Monday, September 22, 2008

Thoughts on totalitarianism

Harry Barnes has opened himself up to a bloggertarian attack with the suggestions in his Normblog profile that the UN should, in effect, be the vehicle for a new, more extensive, Bretton Woods agreement and that most private transport should be replaced by public transport. Peter Risdon of Freeborn John is one of those who commented that these suggestions conflicted with Harry's determined anti-totalitarianism. In comments on Harry's response, I argued that Risdon's definition of totalitarianism was so wide as to be a catch-all rather than a useful tool of analysis. He replied with the following,
... Harry's first comments are totalitarian in the broad, generally understood and used meaning of the word and may not accord with other more contrived definitions.

His comments are particularly unlikely to accord with those definitions of totalitarianism contrived by some on the left to acquit the left of the charge of totalitarianism.
This is so off beam that I felt that I wanted to post more here. One of the most egregious errors in political debate is the use of terms outside their specific meanings. For example, I tend to use the word 'fascist' to mean anyone who disagrees with me. It is a bad habit. It turns important concepts into slogans, whilst imprecision allows people to slip between different meanings of the same term to confuse and obfuscate.

There is a huge literature on the subject of totalitarianism, but the term was popularised in the post-war period by Carl Friedrich and Zbigniew Brzezinski (later President Carter's National Security Advisor) in their book, Totalitarian Dictatorship and Autocracy, first published in 1956. Far from being "contrived by some on the left to acquit the left of the charge of totalitarianism" the book was denounced by many on the left as a Cold War device to equate Soviet Communism with Fascism. However, though part of their analysis is specific to their times, I think that the main thrust of their argument holds up pretty well and only a few old tankies would now deny the horrors of Stalinism.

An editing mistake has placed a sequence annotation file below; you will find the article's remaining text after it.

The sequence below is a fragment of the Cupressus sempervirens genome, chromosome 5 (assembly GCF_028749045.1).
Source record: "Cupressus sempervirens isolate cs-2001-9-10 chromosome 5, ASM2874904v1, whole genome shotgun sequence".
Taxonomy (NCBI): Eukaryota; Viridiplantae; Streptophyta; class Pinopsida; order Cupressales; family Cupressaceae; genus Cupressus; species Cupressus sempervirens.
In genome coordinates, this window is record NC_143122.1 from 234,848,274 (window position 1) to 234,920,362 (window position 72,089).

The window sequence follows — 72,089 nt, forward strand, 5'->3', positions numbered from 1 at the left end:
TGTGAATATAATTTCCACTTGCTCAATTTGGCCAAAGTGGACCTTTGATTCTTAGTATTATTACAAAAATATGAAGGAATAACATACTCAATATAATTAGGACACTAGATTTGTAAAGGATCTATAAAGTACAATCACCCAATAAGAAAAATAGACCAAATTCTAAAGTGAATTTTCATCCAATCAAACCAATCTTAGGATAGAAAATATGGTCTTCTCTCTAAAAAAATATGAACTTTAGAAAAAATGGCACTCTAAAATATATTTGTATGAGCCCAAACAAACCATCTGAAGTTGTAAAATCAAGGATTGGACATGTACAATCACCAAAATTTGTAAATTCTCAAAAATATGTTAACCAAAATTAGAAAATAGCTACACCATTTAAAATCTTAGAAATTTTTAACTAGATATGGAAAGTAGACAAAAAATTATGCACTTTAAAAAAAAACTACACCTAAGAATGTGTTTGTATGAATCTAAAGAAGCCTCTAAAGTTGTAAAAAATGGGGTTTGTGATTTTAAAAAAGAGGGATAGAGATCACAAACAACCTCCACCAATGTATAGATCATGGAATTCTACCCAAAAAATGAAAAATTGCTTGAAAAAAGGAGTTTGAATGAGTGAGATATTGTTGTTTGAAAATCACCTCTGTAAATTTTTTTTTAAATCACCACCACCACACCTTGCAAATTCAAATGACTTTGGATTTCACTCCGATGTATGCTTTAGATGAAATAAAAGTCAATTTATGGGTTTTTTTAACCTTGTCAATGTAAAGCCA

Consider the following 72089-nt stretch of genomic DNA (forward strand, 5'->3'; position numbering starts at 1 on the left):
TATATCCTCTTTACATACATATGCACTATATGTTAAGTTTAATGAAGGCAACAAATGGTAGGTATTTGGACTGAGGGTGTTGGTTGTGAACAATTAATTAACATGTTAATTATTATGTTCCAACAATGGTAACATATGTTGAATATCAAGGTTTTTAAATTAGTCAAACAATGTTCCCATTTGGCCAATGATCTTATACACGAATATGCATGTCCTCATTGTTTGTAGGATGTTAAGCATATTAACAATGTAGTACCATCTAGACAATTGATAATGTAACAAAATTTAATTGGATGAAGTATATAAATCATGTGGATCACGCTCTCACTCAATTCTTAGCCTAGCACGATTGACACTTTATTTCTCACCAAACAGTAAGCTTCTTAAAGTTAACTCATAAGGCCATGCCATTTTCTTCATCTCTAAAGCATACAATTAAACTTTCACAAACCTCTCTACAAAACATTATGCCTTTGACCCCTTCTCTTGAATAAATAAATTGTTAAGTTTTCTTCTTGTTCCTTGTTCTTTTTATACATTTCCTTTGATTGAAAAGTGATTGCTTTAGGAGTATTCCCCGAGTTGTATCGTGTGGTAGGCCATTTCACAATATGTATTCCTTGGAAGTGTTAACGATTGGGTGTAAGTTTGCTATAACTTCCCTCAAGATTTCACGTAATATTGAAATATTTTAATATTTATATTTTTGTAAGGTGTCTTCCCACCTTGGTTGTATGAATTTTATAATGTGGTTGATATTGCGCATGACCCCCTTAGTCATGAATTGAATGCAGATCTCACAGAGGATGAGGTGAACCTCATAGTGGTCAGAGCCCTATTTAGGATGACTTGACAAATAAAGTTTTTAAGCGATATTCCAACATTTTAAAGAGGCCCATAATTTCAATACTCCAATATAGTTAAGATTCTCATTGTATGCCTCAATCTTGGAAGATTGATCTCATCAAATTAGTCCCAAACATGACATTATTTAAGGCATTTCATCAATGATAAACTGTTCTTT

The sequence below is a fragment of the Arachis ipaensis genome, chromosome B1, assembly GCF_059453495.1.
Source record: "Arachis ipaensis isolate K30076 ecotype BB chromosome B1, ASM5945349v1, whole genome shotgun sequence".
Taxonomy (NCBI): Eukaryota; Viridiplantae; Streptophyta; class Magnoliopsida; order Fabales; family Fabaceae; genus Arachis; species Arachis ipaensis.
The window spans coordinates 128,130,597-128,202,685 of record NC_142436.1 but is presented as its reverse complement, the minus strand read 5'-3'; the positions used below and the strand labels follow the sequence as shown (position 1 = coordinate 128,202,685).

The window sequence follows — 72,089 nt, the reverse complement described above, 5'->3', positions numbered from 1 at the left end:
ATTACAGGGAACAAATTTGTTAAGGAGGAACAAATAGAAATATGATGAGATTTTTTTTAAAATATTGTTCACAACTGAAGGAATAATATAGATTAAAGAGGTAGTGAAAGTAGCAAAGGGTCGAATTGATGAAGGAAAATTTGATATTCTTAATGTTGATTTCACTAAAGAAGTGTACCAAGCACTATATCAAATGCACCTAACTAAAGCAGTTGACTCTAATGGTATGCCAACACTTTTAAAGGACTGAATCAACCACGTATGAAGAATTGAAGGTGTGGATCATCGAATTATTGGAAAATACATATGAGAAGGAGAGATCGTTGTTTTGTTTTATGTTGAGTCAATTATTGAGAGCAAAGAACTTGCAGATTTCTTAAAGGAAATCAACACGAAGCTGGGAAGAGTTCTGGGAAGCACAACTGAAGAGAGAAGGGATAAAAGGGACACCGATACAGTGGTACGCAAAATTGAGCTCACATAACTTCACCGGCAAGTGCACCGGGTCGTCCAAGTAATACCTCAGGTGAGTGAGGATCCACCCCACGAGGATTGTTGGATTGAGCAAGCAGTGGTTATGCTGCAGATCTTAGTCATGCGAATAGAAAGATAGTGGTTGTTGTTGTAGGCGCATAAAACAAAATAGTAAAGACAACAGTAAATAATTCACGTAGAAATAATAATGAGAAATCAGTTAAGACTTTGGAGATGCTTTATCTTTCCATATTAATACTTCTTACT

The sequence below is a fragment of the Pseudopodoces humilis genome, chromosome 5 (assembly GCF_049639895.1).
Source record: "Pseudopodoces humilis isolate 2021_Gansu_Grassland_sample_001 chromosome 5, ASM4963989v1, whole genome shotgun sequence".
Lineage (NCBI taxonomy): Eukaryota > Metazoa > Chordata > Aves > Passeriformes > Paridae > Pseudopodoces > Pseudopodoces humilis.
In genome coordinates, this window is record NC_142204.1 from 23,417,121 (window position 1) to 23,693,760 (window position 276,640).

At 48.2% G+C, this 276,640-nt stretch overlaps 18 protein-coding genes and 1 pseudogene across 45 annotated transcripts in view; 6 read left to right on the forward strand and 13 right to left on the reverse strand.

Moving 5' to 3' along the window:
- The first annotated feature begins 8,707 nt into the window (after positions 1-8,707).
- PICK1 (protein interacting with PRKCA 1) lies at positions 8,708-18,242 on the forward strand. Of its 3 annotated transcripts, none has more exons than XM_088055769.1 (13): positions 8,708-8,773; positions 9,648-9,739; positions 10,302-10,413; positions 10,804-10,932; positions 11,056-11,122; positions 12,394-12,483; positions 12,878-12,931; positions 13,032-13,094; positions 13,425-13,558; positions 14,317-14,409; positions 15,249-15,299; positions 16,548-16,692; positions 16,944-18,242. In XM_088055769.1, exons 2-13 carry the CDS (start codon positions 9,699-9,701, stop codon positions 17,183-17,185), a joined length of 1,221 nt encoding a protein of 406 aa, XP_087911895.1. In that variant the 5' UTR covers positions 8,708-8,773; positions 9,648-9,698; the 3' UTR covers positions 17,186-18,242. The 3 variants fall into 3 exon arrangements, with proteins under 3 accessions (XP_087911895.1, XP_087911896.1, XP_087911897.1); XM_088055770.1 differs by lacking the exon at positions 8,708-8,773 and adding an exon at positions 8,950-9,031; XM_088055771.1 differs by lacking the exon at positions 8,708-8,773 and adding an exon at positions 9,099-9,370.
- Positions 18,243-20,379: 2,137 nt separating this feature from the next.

Friedrich and Brzezinski put forward a thesis that saw totalitarianism as consisting of a number of interlocking features,
The basic features or traits that we suggest as generally recognized to be common to totalitarian dictatorships are six in number. The "syndrome", or pattern of interrelated traits, of the totalitarian dictatorship consists of an ideology, a single party typically led by one man, a terroristic police, a communications monopoly, a weapons monopoly and a centrally directed economy. Of these, the last two are also found in constitutional systems ... These six basic features ... form a cluster of traits, intertwined and mutually supporting each other, as is usual in "organic" systems. They should therefore not be considered in isolation or made the focal point of comparisons ... (my emphasis)
Considering them in isolation is precisely what Harry's critics are doing. They are taking two proposals, with which they disagree, and labelling them as 'totalitarian' on the basis that they could fit into a general definition of totalitarianism as, for example, "modern regimes in which the state regulates nearly every aspect of public and private behavior." Even with this generalisation, the only way they can paint Harry as a totalitarian is to ignore all the other areas that he doesn't want to regulate!

In fact, as a democratic socialist, all Harry is arguing for is the use of collective means to deliver universal, individual freedoms, in this case the right to free and unhindered travel. Libertarians can coherently say that they disagree with the means, they can follow Hayek in expressing their concern that this may be a 'road to serfdom', however, it is manifestly not the case that this proposal is, in itself, totalitarian or in contradiction with Harry's anti-totalitarian sentiments.

The world has changed since 1956, but totalitarianism is still with us. Today the description is often used to describe jihadi Islamism, in my view correctly. This does suggest that Friedrich and Brzezinski overemphasised the institutional features of totalitarianism and its link with modern mass societies. Islamism certainly has an all-encompassing ideology and would arm itself with all the repressive powers of the modern state. However, it does not have a leadership principle, nor is there a mass single party. Its organisation is diffuse and self-sustaining. This brings me back to my undergraduate days and the start of my long engagement with the history of political thought.